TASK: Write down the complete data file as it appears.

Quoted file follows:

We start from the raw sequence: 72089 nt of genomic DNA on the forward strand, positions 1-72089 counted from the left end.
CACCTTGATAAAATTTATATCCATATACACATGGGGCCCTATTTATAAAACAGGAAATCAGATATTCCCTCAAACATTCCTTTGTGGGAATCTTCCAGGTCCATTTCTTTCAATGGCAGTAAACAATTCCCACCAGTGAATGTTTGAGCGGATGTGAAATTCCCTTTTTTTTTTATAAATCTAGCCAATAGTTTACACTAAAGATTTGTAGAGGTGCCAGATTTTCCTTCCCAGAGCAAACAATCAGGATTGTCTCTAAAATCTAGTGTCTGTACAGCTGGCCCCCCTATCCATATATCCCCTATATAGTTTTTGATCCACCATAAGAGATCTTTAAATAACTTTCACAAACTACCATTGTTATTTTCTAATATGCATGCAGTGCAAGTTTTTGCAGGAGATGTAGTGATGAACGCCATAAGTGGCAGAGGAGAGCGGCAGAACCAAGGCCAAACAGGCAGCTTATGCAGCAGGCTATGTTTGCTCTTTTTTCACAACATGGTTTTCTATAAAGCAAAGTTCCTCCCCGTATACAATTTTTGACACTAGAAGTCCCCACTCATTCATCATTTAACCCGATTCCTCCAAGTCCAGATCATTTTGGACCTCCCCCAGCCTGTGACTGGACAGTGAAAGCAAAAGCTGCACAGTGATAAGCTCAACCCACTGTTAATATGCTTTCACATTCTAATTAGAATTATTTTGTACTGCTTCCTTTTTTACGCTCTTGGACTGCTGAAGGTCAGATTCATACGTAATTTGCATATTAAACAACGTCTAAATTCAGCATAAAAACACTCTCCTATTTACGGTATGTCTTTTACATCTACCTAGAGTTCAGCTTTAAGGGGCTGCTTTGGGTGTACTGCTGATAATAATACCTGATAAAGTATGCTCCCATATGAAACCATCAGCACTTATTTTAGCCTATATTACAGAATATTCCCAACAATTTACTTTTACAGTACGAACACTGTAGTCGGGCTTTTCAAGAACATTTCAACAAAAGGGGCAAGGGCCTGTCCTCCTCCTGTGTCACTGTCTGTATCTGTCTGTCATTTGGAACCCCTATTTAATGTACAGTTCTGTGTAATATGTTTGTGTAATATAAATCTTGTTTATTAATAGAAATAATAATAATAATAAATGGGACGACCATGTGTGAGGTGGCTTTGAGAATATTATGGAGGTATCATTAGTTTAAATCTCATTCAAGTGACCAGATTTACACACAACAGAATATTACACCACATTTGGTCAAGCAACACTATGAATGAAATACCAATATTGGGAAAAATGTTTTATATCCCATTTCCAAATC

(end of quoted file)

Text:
We start from the raw sequence: 72089 nt of genomic DNA on the forward strand, positions 1-72089 counted from the left end.
CACCTTGATAAAATTTATATCCATATACACATGGGGCCCTATTTATAAAACAGGAAATCAGATATTCCCTCAAACATTCCTTTGTGGGAATCTTCCAGGTCCATTTCTTTCAATGGCAGTAAACAATTCCCACCAGTGAATGTTTGAGCGGATGTGAAATTCCCTTTTTTTTTTATAAATCTAGCCAATAGTTTACACTAAAGATTTGTAGAGGTGCCAGATTTTCCTTCCCAGAGCAAACAATCAGGATTGTCTCTAAAATCTAGTGTCTGTACAGCTGGCCCCCCTATCCATATATCCCCTATATAGTTTTTGATCCACCATAAGAGATCTTTAAATAACTTTCACAAACTACCATTGTTATTTTCTAATATGCATGCAGTGCAAGTTTTTGCAGGAGATGTAGTGATGAACGCCATAAGTGGCAGAGGAGAGCGGCAGAACCAAGGCCAAACAGGCAGCTTATGCAGCAGGCTATGTTTGCTCTTTTTTCACAACATGGTTTTCTATAAAGCAAAGTTCCTCCCCGTATACAATTTTTGACACTAGAAGTCCCCACTCATTCATCATTTAACCCGATTCCTCCAAGTCCAGATCATTTTGGACCTCCCCCAGCCTGTGACTGGACAGTGAAAGCAAAAGCTGCACAGTGATAAGCTCAACCCACTGTTAATATGCTTTCACATTCTAATTAGAATTATTTTGTACTGCTTCCTTTTTTACGCTCTTGGACTGCTGAAGGTCAGATTCATACGTAATTTGCATATTAAACAACGTCTAAATTCAGCATAAAAACACTCTCCTATTTACGGTATGTCTTTTACATCTACCTAGAGTTCAGCTTTAAGGGGCTGCTTTGGGTGTACTGCTGATAATAATACCTGATAAAGTATGCTCCCATATGAAACCATCAGCACTTATTTTAGCCTATATTACAGAATATTCCCAACAATTTACTTTTACAGTACGAACACTGTAGTCGGGCTTTTCAAGAACATTTCAACAAAAGGGGCAAGGGCCTGTCCTCCTCCTGTGTCACTGTCTGTATCTGTCTGTCATTTGGAACCCCTATTTAATGTACAGTTCTGTGTAATATGTTTGTGTAATATAAATCTTGTTTATTAATAGAAATAATAATAATAATAAATGGGACGACCATGTGTGAGGTGGCTTTGAGAATATTATGGAGGTATCATTAGTTTAAATCTCATTCAAGTGACCAGATTTACACACAACAGAATATTACACCACATTTGGTCAAGCAACACTATGAATGAAATACCAATATTGGGAAAAATGTTTTATATCCCATTTCCAAATC